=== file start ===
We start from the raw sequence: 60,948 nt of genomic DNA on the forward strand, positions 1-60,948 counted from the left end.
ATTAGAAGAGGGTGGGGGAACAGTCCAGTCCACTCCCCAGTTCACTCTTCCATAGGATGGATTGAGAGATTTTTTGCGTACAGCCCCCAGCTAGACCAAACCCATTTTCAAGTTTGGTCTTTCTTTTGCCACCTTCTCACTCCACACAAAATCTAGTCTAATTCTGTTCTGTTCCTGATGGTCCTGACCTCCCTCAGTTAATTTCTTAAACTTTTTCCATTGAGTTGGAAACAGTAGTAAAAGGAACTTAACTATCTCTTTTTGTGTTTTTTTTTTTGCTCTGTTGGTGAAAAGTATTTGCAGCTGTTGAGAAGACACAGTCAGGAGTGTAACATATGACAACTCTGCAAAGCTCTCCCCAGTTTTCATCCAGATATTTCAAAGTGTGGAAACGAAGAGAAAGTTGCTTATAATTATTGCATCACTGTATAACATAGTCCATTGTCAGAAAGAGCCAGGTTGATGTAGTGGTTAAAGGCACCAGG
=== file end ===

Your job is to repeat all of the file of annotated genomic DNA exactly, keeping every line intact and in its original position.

We start from the raw sequence: 60,948 nt of genomic DNA on the forward strand, positions 1-60,948 counted from the left end.
ATTAGAAGAGGGTGGGGGAACAGTCCAGTCCACTCCCCAGTTCACTCTTCCATAGGATGGATTGAGAGATTTTTTGCGTACAGCCCCCAGCTAGACCAAACCCATTTTCAAGTTTGGTCTTTCTTTTGCCACCTTCTCACTCCACACAAAATCTAGTCTAATTCTGTTCTGTTCCTGATGGTCCTGACCTCCCTCAGTTAATTTCTTAAACTTTTTCCATTGAGTTGGAAACAGTAGTAAAAGGAACTTAACTATCTCTTTTTGTGTTTTTTTTTTTGCTCTGTTGGTGAAAAGTATTTGCAGCTGTTGAGAAGACACAGTCAGGAGTGTAACATATGACAACTCTGCAAAGCTCTCCCCAGTTTTCATCCAGATATTTCAAAGTGTGGAAACGAAGAGAAAGTTGCTTATAATTATTGCATCACTGTATAACATAGTCCATTGTCAGAAAGAGCCAGGTTGATGTAGTGGTTAAAGGCACCAGG